Running Faster by Improving the Accuracy of the Stopwatch: When the Preferred Solution is to Blame the Data for Poor Performance

In August of 2015 (nine months from the time of this writing), I was asked to help improve to process of retiring medical treatment records when service members separate. With clear direction from senior levels of the organization, the urgency of figuring out how to retire the medical treatment records in 45 days or less was palpable.

The problem of late records, at least on the surface, was very solvable. First, the record had to be located. Next, the record was shipped to a scanning facility. Finally, the scanning facility would produce a digital image of the hard-copy file and archive it electronically.

Fourty-five days seemed like plenty of time to accomplish the task. The scanning facility, by contract, had 14 days to complete the scanning and archive functions, so the medical treatment facilities had 31 days to locate and ship the record. Because service members generally begin the separation process months in advance, the medical treatment facilities could actually start the process of locating the records early and ship them to the scanning facility on the day of separation.

At the first stakeholders' meeting that I attended, the project sponsor made it crystal clear in her kickoff message that only one solution would be considered -- we must develop a new enterprise-wide IT system to track separations data and compute performance metrics on the speed with which we retire medical treatment records. The sponsor insisted that meeting the 45-day timeline was currently impossible because data about who was separating from service and when was less than perfect. Sometimes the names on the separation list changed, because service members made last minute decisions. Sometimes the names on the separation list were incomplete, because service members occasionally leave service without warning (e.g., if a death occurs). Sometimes the separation list had extra names, like when a reservist is temporarily assigned to active duty and then returns to reserve duty.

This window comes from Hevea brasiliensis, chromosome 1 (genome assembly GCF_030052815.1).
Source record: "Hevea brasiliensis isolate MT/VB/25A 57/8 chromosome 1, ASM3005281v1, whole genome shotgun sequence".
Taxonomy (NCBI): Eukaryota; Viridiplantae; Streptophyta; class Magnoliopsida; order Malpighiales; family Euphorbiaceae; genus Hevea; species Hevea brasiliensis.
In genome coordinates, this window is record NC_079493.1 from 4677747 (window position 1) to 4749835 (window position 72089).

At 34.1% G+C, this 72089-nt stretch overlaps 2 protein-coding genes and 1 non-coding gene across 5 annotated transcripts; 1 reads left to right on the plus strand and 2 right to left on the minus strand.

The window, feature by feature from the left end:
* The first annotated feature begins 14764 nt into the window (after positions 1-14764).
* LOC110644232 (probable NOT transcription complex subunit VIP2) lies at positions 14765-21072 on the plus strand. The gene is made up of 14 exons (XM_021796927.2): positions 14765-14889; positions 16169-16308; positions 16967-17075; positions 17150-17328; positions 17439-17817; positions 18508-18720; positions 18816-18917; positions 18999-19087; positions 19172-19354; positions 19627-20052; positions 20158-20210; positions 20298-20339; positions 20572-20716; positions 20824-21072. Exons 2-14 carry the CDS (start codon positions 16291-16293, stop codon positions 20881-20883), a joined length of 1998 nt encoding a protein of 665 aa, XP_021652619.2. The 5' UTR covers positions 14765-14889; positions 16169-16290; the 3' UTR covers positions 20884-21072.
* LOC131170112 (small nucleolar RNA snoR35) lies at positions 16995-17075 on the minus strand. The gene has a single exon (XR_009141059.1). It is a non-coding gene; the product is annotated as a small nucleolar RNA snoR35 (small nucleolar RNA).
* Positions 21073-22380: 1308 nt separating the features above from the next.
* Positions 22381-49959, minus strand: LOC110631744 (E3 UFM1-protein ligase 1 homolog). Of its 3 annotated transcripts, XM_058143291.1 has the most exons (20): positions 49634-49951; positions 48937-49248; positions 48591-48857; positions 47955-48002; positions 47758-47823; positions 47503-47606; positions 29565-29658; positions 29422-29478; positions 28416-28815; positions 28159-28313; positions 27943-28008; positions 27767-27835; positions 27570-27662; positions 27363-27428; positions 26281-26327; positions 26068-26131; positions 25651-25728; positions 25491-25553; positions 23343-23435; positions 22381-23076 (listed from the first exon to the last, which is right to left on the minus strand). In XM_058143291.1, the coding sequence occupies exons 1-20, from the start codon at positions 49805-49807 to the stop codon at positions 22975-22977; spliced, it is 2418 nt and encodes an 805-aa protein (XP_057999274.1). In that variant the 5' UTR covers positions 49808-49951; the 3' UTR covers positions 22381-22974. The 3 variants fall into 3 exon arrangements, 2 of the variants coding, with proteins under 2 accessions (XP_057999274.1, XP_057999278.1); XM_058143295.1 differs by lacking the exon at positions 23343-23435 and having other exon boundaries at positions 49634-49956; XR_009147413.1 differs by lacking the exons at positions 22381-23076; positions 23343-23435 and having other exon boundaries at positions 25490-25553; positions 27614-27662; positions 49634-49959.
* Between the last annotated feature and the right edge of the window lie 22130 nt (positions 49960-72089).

When I pointed out that even if the data were perfectly accurate and instantaneous that over 40% of the records would still be late, the sponsor let me know that I simply did not understand the complexities of the data issue. When I asked questions about how the 'data issue' could cause 5-10% of the records to never be found, the conversation became somewhat heated.

I really didn't understand. How would an expensive enterprise-wide IT system solve the fundamental treament record management issues that appeared to be the root cause of the delays? Why were we waiting until the service member separated to find the treatment record? Why were some records still hard copy when we had a system with the capability to keep digital records?

Besides, a new IT development would take at least two years to design, develop, test, and field. Senior leadership had made it clear that the problem should be solved by the end of the next fiscal year (September 2016).

Nine months later, what have we accomplished? The data has improved; we implemented several minor changes to address data accuracy and timeliness. However, the IT solution is still at least a year from being fielded.

Now, we can say with greater accurracy that the treatment records are late and/or lost. We have improved our stopwatch but lost the race.

The irony is that if we had focused on improving the process of managing treatment records that we would have simultaneously improved the quality of the data.
By definition, a better process will generate better data. It does not necessarily work in reverse though --- efforts to improve performance data do not automatically drive a better process.

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